We live in a world which possesses time-old categories and time-old attitudes. The focus is often on strength and firmness of purpose. The most prominent persons are those who use their strength and energy to bulldoze their way through life, often taking advantage of the weakness and helplessness of their fellow-men. In such a situation, the world has little sympathy for the weak and vulnerable but stands fast by the powerful and the mighty. Those who are disadvantaged often look in vain for a haven of support and understanding.
Sometimes people who are weak and helpless are led to practise role-playing to hide their identity and conceal their wretchedness. Some years ago, there was the very revealing stage show of the 'Wizard of Oz' which displayed this not uncommon reality. People are not happy with themselves and put on masks to pretend to be what they are not. Underlying this aberration is a refusal to accept oneself.
The Wizard of Oz was a man whose problem was a deep insecurity. He sought to hide his insecurity by pretending to possess superhuman powers and bring upon himself the fear of all who passed by. How he terrorized his fellow-men! However, in doing so, he made himself distant from the rest of men. He alienated himself from normal human beings. Seeking to conceal his helplessness by a show of strength, he further increased his loneliness.
Mother Teresa of Calcutta who had a profound understanding of the heart, identifies loneliness as the most common disease in the world. This is so. But what makes it so crucial is that it is often not apparent. Many will sympathize with a man who is suffering from cancer. However, no one will think of sympathizing with a man who is wealthy or powerful. The truth is that both of them may well be in the same category as far as peace and happiness are concerned. Passionate desire for increase in wealth and power may well be the result of a deep insecurity in a man. The efforts of a successful and generous businessman may lead to much tension in his life. He too deserves compassion.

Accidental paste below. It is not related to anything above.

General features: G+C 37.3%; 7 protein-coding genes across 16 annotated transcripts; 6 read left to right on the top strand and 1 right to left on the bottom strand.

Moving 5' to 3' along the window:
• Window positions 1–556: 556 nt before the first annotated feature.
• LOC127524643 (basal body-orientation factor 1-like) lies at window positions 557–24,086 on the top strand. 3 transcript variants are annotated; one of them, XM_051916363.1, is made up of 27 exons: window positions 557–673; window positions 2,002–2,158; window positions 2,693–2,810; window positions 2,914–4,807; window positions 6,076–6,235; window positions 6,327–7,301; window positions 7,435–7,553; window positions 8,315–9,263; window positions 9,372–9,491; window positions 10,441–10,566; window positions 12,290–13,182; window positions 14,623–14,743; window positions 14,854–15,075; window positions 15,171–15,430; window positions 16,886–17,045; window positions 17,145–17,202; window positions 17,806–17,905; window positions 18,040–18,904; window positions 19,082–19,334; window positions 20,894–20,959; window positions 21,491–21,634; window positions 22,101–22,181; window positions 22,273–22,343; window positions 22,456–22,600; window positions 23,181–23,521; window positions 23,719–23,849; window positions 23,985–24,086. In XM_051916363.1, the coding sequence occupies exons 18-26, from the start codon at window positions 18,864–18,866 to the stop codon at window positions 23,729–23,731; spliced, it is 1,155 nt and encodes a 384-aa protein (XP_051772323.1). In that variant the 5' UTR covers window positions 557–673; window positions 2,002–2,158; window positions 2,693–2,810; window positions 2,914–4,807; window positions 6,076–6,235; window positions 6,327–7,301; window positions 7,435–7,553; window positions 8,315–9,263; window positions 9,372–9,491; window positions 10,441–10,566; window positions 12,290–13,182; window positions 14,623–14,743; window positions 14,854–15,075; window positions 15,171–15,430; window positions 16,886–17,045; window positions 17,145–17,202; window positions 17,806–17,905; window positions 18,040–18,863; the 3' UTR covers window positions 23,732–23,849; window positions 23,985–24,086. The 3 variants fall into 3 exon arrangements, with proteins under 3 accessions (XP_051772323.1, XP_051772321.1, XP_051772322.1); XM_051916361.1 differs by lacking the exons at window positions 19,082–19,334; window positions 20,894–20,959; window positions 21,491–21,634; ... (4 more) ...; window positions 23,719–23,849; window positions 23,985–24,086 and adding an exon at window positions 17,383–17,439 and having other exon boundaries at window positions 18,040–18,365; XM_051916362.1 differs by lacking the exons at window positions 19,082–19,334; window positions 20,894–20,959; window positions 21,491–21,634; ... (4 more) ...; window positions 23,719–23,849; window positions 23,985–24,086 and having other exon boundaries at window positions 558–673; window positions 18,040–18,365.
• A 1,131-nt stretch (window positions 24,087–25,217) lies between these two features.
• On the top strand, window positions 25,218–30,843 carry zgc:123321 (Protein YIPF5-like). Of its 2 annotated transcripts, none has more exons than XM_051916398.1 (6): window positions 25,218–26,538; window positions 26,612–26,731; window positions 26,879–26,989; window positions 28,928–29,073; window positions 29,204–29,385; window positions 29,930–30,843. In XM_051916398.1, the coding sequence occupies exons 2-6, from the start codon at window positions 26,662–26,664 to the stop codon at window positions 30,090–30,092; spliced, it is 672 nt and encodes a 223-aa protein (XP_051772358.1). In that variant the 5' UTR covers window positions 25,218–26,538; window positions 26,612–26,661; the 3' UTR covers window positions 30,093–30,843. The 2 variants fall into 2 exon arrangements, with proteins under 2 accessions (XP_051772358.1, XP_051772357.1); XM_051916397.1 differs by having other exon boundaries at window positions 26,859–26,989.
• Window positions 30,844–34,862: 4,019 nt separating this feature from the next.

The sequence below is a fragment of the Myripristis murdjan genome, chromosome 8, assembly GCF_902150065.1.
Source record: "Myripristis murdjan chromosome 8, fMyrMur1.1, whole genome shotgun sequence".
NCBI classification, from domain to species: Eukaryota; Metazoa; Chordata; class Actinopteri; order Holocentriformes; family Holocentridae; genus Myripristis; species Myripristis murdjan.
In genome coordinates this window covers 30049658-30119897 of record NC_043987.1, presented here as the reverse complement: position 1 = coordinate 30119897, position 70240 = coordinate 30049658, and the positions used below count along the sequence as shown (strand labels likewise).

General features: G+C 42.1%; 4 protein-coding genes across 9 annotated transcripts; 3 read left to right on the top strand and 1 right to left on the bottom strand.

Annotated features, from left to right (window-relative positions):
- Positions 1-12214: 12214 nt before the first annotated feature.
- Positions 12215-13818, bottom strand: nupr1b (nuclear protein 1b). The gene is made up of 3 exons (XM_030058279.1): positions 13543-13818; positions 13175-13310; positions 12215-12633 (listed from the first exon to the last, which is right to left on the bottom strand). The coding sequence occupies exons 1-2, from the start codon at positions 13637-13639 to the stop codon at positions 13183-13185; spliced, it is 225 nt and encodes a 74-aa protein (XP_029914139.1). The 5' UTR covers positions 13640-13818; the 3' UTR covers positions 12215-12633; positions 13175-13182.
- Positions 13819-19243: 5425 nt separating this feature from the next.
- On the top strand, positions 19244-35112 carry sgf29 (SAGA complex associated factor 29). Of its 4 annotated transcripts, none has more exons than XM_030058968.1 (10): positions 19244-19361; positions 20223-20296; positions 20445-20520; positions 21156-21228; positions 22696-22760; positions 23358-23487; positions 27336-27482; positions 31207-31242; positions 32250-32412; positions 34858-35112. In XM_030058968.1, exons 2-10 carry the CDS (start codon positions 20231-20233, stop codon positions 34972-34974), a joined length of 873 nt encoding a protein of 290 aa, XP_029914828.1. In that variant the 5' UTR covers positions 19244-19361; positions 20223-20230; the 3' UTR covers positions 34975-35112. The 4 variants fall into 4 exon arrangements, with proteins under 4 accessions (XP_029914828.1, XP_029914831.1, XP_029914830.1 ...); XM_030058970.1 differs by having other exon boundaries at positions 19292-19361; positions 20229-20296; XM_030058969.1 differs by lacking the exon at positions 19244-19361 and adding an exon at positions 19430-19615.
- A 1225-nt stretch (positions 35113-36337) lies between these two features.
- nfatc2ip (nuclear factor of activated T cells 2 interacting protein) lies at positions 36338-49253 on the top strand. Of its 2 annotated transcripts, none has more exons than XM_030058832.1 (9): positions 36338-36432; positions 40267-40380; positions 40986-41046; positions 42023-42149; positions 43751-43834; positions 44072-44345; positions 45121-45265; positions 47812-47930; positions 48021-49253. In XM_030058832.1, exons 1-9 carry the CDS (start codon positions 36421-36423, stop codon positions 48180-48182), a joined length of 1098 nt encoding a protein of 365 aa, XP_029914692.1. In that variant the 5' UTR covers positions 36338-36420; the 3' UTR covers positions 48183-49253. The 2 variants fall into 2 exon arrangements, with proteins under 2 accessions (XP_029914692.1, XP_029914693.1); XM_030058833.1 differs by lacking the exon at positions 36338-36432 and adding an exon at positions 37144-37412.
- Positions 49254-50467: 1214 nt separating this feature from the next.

A man who is unhappy and insecure may often find himself in trouble with the law. Often he will do things that may affirm his personality. He will take a stance of aggression. The search for affirmation is a very strong urge in a man's life. He might commit a crime. No one regards him with compassion. All the cry will be that "the punishment must fit the crime".
Many years ago, I conducted a religious class for boys and girls. Everyone was fairly well behaved and disciplined except for a certain girl. She persisted in her misbehaviour throughout the session. At the end of the class I called her aside and asked her what was the cause of her anti-social behaviour. Suddenly, she burst into tears. I waited for her to attain self-composure. Then she launched into a long story of all the disagreeable experiences she was having at home. As I listened, I felt sorry for that poor girl. I was so stunned that I made absolutely no comment. Hers was a cry for compassion.
Today, more than ever, we are very concerned about the incidence of violence in our land. However, we should not be surprised, bearing in mind the kind of society in which we live. Violence and dire frustration go hand in hand.
In many of our homes there is verbal and physical abuse. There is a culture of boldness, uncouthness, display of anger and a spirit of vengeance. People go through life with deep psychological wounds without ever seeking healing. Our very homes and communities are giving birth to aggressive youth and consequently violence. Deep scars mark the personality of many of our people. Often anti-social behaviour is merely a cry for understanding, a cry for compassion. Who listens to that cry?
People who experience that they are downtrodden need a message of hope. They need someone to take their cause and struggle for them. However, it is those who are comfortable to reap most of the benefits of life. We place drunkards, drug addicts, lepers, prostitutes, the disabled on the margin of society. These people were at the centre of the life of Jesus Christ.
We need to develop a culture of compassion. We need to revive the Christian spirit which makes us responsible for all our brothers and sisters, including those who are considered to be "the wretched of the earth". For this we need a radical conversion in society. For this we need a transformation of the mind, a revolution of the spirit.